Wells Fargo TARP warrants analysis – a compelling investment?

By | 23/07/2011

During the last 3 days Wells Fargo TARP warrants exploded with 16.6% return, along with the stock, from a price of 8.4$ per warrant to 9.8$.

WFC Warrants present an interesting opportunity since their expiration date is very far from now – October 28th 2018, or over 7 years. Their strike price is 34.01$ – each warrant can be replaced by one stock for 34.01$.

Currently, these warrants cost almost 10$ but their true value, if they should expire today, is zero since the stock is well below the strike price. The current buyer is paying for what is known as the "time value" of the warrant, or in other words he is paying for the chance that the warrant will be worth something at the time of expiration.

I will not get into complex calculations like Black & Scholes or other Warrant / Options valuation models but try to see what does the market believe by pricing the warrants as it does. I will also ignore dividends that could add adjustment to the warrant's strike price if cross a threshold of 34c per quarter.

Let's start from the investor's point of view: Is it better to buy the stock or the warrant?

The answer of course depends on the stock price at the time of expiration. Let's examine the relation between the warrant price and the stock price by some back of the envelope calculations (that I did on the bus today):

S_{current} = Stock current price

S_{expiration} = Stock price at expiration date

W_{current} = warrant current price

W_{expiration} = warrant's price at expiration

Y_{stock} = Stock's yield at expiration date

Y_{warrant} = Warrant's yield at expiration date

Now it is clear that:

Y_{stock}= \frac{S_{expiration}}{S_{current}}

And that the warrant's yield will be the warrant's price at expiration divided by the current warrant's price:

Y_{warrant}= \frac{W_{expiration}}{W_{current}} = \frac{S_{expiration}-34.01}{W_{current}}

Because Warrant's price at the time of expiration will be the stock's price deducted by the strike price.

For an investor to invest at the warrant, his minimum requirement is for the warrant's yield to equal the yield of the stock at expiration. So lets see what should be Wells stock price at expiration as a function of all other values:

Demand yields from warrant and stock to be equal:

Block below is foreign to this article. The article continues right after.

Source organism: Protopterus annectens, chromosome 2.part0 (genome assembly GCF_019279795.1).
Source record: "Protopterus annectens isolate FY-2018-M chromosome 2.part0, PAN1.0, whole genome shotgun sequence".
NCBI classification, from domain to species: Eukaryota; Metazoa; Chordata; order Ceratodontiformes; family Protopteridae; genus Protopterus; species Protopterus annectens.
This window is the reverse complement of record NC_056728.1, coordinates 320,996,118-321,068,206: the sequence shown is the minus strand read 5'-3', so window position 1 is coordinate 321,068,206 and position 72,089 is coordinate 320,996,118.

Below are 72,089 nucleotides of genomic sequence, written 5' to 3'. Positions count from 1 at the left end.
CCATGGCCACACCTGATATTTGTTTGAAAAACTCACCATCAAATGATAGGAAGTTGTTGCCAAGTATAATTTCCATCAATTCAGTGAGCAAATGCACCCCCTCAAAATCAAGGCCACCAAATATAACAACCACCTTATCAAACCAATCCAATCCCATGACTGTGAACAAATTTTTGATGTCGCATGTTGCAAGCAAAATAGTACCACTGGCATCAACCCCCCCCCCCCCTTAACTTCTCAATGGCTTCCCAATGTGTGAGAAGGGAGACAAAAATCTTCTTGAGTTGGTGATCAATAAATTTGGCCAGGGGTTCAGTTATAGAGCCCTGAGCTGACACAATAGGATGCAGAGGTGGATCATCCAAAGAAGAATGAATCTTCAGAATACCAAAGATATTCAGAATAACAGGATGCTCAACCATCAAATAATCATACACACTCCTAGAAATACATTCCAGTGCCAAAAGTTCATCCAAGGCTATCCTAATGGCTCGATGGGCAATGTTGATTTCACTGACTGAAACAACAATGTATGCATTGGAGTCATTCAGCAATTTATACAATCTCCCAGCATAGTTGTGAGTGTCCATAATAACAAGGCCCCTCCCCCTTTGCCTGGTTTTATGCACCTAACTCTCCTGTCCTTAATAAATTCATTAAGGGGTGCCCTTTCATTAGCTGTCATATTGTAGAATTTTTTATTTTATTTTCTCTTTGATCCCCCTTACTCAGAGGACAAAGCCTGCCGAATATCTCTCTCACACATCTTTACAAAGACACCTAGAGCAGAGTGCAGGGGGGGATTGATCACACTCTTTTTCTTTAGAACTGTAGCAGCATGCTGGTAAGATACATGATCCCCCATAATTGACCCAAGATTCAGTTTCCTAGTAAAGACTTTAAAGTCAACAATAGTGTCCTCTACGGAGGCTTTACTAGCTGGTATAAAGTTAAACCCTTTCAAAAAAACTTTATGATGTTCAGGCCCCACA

\frac{S_{expiration}}{S_{current}} = \frac{S_{expiration} - 34.01}{W_{current}}

We get:

S_{expiration} = \frac{34.01 \cdot S_{current}}{S_{current}-W_{current}}

If we use: W_{current} = 9.78\$ and S_{current}=29.14\$ we get that the stock price at expiration should be 51.19$ for the investor to be indifferent between the stock and the warrant.

Now what does it tell us?

It means that if the stock will yield 75.7% in the next 7 years, investing in the warrant will equal to investing in the stock.

There are a little over 7 years for the stock to reach 51.19$, so the market expects Wells Fargo to yield 8% per year.

Considering that Wells equity is worth about 136 B$ and current market valuation is 13% above this number, and that wells achieves 10.6% yield on equity and distributes about 1.8% of that as dividends, we get that warrants are priced as if wells will earn this kind of yield on equity for the next 7 years and keep current valuation of 13% above book.

But what will happen if Wells will earn more money as it will loan more money? or if it will earn more than 10% on equity? or if the dividend will grow sufficiently to "fix" the warrant exercise price downwards? or if the current buyback program will be expanded significantly?

Some points to consider:

Consider 2005 for example, Wells was worth 103 B$, equity was 40.66B$, a multiple of 2.5 on books, more than double the valuation today. P/E at 2005 was 13.4 (no adjustments). This means almost 20% yield on equity.

From the end of 2000 till the end of 2005 profit rose by 90%, a 5 year only stretch that included a big recession.

Today's P/E is only 10 times 2011's first half extrapolated profits (no adjustments). But today's profits also include many other temporary charges like the Wachovia merger charges and above average loan writedowns, so the actual P/E is much lower. It also does not include the fact that Wells can dramatically enlarge its loan portfolio.

Considering these simple points, it seems very likely that in the next 7 years Wells' stock will achieve much more than 75.7% yield, which makes the warrants an attractive investment.

In case Wells' stock will rise a little more, for example, by 90% (will reach 55.4$), the yield on warrants will be 119% or an average of 11.3% per year.

For the warrants to yield 15% per year as Buffett likes to demand – we get a total of 177% yield for a 7.3 year stretch or a price for warrants at expiration of 27.1$. This implies stock price of 61.1$, which in turn implies that the stock will yield 109% in the next 7.3 years (10.6% per year), and as we saw in the past, it is more than possible.

You can see all of this graphically here.

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